When Does Hoax "Journalism" Go Too Far?

When Does Hoax "Journalism" Go Too Far?

Today I happened to open up my RSS reader as I normally do and proceeded to read one of the more interesting Blogs I follow: Tim Boucher’s Pop Occulture. The latest article definitely caught my eye: Mel Gibson: Passion of the Terrorist (http://www.timboucher.com/journal/2006/08/01/mel-gibson-passion-of-the-terrorist/). In a nutshell, the article had cited a credible source (BBC News) and reported that Mel Gibson had been charged with financing known Muslim extremist groups. I was honestly skeptical at first, but after I clicked on the BBC link and saw the story I was convinced.
At the end of the work day I decided to dig in a little further and check for the latest update on some other news sites and found nothing! I checked CNN, MSNBC, Fox News, Google News top stories and there was no reference to this story. I decided to go back to Tim’s site and found out that this was a “hoax” after all. I think there are a few lessons to be learned here:
1) Don’t trust everything you read on the Internet.
2) If you cite a source make sure it’s credible. In Tim’s defense, this article looked very much like the real thing. I was fooled.
3) Contributing members of the Internet ecosystem who publish content that is considered news (e.g. anybody with a blog) should have a degree of accountability. Common sense, maturity, and a general sense of decency go a long way.
It turns out that the link to the BBC article was in fact a fake domain: bbclosangeles.com (Bullshit Broadcasting Confederation). The original link:


was forged to look identical to the BBC UK site, and it passed as authentic to many people. In hindsight the domain name should have given it away, but given the short attention span of most news readers (namely me) bouncing from story to story, looking at the domain name of the news site is usually not the primary concern.
Free speech, satire, and sometimes convincing hoaxes are one thing. But posts that are borderline malicious, and libelous in nature are irresponsible. I certainly don’t excuse the statements that Mel made during his arrest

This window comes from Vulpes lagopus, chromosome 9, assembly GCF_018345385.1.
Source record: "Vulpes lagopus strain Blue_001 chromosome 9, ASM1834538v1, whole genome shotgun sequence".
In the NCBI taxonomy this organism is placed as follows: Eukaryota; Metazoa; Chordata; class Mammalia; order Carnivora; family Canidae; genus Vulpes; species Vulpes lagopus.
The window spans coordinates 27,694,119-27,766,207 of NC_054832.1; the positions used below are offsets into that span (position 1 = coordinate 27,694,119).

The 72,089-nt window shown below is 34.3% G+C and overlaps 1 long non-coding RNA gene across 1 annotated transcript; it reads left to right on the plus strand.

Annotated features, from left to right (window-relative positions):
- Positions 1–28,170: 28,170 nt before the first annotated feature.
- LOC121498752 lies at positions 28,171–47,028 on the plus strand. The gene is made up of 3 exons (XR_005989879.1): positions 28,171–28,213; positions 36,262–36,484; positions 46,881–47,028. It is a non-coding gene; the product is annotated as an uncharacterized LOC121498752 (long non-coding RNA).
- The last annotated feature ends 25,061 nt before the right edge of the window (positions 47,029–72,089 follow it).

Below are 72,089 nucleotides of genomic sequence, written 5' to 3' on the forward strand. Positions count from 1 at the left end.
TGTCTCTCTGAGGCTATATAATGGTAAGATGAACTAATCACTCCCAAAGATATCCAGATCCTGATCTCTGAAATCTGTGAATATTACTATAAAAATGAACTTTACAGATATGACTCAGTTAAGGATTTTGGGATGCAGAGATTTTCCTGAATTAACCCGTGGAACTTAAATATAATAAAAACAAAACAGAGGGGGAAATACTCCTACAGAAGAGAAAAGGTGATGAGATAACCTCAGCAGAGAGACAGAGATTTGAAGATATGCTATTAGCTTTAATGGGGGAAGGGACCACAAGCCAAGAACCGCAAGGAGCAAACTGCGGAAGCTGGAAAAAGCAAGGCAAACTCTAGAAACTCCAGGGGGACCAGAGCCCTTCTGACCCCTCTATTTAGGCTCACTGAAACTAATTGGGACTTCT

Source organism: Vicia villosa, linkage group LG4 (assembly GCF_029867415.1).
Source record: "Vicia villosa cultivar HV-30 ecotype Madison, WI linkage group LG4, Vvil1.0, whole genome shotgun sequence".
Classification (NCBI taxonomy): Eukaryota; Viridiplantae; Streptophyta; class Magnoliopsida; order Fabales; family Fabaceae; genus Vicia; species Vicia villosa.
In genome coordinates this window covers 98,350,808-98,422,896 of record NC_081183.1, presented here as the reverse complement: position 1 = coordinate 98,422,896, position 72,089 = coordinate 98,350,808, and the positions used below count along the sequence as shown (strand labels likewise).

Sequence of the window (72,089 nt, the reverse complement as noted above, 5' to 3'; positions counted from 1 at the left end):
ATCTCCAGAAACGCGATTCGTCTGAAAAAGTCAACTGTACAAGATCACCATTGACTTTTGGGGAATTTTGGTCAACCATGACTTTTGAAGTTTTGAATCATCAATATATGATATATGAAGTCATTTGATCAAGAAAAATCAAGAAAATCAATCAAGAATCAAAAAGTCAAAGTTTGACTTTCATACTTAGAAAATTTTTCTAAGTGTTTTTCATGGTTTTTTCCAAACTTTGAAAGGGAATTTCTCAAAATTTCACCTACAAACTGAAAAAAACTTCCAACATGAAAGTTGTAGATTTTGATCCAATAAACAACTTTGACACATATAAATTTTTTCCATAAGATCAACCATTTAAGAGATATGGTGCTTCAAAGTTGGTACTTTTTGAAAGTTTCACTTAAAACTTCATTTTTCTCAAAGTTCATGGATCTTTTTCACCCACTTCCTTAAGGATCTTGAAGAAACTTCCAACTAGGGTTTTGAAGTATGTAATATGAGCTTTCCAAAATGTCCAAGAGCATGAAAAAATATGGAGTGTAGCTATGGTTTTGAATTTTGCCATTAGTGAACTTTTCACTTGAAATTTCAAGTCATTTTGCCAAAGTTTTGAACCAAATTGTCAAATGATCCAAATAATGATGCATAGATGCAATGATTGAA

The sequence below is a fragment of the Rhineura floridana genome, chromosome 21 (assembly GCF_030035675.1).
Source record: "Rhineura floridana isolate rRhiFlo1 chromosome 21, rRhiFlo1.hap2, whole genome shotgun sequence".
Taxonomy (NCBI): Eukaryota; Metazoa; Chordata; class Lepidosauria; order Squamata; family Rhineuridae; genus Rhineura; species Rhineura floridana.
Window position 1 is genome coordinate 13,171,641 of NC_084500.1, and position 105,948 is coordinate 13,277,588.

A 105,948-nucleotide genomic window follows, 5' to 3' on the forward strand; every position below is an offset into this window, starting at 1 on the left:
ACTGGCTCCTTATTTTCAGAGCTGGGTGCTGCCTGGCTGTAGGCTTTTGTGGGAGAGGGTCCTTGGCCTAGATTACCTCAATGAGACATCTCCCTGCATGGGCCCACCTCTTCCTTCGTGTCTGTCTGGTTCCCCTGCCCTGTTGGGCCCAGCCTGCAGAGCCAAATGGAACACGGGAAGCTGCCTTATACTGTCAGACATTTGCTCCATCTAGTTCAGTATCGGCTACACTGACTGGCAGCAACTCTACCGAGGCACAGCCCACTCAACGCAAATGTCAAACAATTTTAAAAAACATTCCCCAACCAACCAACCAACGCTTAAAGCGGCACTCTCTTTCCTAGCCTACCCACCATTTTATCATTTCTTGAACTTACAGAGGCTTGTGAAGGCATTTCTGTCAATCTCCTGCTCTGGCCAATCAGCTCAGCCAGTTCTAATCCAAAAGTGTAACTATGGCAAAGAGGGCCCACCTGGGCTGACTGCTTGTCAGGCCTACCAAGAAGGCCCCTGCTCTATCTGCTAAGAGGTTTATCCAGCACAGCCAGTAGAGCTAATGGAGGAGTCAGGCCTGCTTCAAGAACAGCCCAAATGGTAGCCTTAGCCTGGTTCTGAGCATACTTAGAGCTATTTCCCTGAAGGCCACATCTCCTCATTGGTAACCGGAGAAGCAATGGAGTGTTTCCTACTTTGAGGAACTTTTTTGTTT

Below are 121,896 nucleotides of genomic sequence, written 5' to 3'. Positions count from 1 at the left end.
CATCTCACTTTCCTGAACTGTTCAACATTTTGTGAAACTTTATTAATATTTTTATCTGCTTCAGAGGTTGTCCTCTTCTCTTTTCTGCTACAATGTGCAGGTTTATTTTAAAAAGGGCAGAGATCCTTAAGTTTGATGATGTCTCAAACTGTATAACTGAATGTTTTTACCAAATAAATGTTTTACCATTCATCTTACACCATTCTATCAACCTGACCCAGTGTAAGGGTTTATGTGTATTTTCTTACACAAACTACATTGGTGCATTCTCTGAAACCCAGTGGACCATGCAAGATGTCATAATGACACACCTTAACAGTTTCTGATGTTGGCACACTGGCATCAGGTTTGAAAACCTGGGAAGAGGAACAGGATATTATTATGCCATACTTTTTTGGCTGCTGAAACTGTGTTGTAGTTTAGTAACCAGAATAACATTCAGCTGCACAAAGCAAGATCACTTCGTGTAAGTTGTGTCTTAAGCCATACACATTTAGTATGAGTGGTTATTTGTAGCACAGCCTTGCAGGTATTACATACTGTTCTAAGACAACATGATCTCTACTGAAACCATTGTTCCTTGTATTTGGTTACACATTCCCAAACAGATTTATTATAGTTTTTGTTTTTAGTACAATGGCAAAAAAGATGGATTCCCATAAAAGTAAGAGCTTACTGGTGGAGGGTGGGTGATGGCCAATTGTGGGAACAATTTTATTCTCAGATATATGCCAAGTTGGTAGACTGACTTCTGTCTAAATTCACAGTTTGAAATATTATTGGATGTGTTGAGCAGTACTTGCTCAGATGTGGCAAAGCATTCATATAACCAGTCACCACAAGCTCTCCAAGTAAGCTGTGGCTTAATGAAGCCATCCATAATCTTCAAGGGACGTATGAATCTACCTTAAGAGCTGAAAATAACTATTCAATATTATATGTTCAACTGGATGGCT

, but I think posting false stories that he has ties to terrorism, and trying to pass them off as authentic is going too far. If Mel was sitting in the same room as the person that posted the hoax story while it was being typed, would he have the guts to go through with publishing the post?
I’d like to think that I have as much of a sense of humor as anybody. I absolutely love irony, satire, and absurdity. I can’t get enough of the Simpsons, South Park, The Family Guy (Giggity, giggity giggity!), and Futurama. But, I question why somebody thinks a story of this nature is funny. I wasn’t really laughing or awe struck when I discovered the ironic twist that this story was a lie. If you go to http://bbclosangeles.com/blog/, you’ll see that the guy responsible for the site, Mike Hess, have given a number of “reasons” why he posted the article.
I can’t profess to know the real motive of why this article was posted, or what other type of content usually ends up on bbclosangeles.com. But, i do find it very odd that this domain name was registered on July 30th, 2006: only 2 days before the Mel Gibson article was posted). Either this is going to be the first of a potentially long series of hoaxes that are planned, or this domain was registered for the sole purpose of trying to discredit Mel Gibson even further, and fool the general public.